You have just won a major victory at the Canadian Human Rights Tribunal. Can you give our readers an overview of the decision?
On January 26, 2016, the Canadian Human Rights Tribunal (CHRT) issued its decision that the Canadian government, specifically the Department of Indian and Northern Affairs (INAC), is racially discriminating against 163,000 First Nations children and their families by providing flawed and inequitable child welfare services (First Nations Child and Family Services Program) and by failing to implement Jordan’s Principle to ensure equitable access to government services that are available to all other children in Canada.
Jordan’s Principle specifies that the government organization first contacted regarding services for a First Nations child should pay for the service – ensuring that children are not left waiting for the services they need while governments argue over who should pay for them.
The Canadian Human Rights Tribunal made four immediate orders regarding the discrimination perpetuated by the First Nations Child and Family Services (FNCFS) Program. First, INAC was ordered to:
- Cease its discriminatory practices regarding the FNCFS Program;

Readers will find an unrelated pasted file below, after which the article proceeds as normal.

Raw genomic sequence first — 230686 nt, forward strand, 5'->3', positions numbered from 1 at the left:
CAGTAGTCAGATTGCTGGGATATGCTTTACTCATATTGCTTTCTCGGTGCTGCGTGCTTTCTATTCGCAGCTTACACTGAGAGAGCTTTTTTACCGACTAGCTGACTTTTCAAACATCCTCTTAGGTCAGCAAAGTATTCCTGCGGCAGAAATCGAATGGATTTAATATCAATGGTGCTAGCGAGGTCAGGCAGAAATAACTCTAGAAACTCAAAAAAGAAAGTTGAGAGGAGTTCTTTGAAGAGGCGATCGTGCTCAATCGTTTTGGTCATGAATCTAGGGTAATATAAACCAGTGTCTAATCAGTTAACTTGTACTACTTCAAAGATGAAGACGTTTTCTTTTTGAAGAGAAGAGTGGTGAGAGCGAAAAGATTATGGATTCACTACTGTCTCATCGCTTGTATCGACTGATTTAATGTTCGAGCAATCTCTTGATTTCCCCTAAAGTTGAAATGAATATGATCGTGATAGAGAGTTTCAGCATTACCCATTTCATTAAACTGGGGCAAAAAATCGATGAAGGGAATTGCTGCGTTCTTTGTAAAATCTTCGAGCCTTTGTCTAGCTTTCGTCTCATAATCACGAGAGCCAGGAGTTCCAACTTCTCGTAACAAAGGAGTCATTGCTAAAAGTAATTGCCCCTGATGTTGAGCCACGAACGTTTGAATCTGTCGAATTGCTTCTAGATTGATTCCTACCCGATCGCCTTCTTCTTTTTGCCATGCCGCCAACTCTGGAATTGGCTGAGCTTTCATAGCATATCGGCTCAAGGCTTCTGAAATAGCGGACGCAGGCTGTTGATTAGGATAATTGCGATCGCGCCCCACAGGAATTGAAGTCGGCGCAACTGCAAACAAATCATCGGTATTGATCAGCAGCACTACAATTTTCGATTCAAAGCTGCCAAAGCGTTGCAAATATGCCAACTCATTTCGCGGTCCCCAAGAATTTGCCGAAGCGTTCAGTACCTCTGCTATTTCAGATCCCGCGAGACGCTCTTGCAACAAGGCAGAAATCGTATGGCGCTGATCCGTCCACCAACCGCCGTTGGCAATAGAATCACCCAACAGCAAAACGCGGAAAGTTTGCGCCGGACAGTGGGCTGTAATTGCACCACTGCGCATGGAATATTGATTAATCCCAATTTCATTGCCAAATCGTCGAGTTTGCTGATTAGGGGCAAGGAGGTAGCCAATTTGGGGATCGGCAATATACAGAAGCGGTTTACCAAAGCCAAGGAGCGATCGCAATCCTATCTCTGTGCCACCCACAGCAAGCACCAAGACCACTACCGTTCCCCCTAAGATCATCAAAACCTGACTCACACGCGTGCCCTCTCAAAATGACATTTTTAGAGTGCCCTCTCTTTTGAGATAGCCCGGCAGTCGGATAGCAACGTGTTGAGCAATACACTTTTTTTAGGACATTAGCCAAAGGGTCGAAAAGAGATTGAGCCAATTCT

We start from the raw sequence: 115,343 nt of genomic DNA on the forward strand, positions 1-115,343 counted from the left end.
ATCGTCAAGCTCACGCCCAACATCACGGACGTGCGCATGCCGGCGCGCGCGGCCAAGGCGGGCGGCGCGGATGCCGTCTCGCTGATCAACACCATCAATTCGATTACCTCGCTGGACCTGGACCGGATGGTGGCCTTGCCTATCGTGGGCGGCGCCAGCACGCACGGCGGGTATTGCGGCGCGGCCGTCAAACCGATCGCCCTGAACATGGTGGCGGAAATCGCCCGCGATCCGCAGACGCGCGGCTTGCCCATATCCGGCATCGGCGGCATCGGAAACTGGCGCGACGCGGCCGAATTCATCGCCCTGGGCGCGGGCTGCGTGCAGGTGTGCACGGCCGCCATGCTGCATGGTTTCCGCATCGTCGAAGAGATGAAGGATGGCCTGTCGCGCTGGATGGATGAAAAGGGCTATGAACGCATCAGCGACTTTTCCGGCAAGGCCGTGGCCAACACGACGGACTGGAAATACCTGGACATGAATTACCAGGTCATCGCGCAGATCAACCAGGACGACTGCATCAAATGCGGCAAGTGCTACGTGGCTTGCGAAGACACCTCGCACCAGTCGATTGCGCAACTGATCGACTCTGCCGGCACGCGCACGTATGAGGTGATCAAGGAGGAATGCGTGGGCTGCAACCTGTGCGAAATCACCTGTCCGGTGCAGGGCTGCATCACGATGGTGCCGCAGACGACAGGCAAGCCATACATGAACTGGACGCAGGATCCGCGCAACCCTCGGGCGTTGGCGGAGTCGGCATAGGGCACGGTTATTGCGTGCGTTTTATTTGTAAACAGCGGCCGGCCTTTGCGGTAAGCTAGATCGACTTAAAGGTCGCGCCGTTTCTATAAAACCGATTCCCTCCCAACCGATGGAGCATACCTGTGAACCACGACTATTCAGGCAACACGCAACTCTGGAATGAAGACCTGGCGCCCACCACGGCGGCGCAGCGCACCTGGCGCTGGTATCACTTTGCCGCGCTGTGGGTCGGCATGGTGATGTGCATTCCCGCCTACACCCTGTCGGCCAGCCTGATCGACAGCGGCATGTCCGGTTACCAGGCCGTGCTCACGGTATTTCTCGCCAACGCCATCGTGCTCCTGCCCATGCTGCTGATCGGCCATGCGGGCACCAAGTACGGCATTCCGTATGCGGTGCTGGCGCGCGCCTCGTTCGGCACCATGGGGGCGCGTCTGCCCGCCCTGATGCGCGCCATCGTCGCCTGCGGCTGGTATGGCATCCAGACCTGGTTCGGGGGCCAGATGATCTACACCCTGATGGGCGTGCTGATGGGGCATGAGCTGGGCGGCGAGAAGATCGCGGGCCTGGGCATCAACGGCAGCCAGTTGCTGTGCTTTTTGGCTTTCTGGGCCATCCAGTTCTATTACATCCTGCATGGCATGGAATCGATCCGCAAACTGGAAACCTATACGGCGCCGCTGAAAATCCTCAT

- Reform the FNCFS Program;
- Cease applying the narrow definition of Jordan’s Principle; and
- Take measures to immediately implement the full meaning and scope of Jordan’s Principle.
Three months later, the Canadian Human Rights Tribunal made a further order regarding immediate relief measures. This order, released on April 26, 2016, expresses concern about the government’s slow pace implementing the January ruling and issues an order requiring the federal government to apply Jordan’s Principle to all jurisdictional disputes (including between federal departments) involving all First Nations children by May 10, 2016. The federal government was also required to provide detailed information to the CHRT as to how it has complied with the Tribunal order on child welfare funding by May 26, 2016.
The Tribunal’s decision was a victory for First Nations children and all Canadians who believe in love and fairness. But implementation of the decision is key and, as the Tribunal noted in its April decision, progress has been slow.
What prompted you to take your case to the Human Rights Commission in the first place?
In Canada, provincial/territorial child welfare laws apply both on and off reserves, but the provinces and territories expect the federal government to pay for services on reserves. When the federal government does not do so, or does so to a lesser standard, the provinces do not typically top it up. This results in a two-tiered child welfare system where First Nations children receive inequitable services.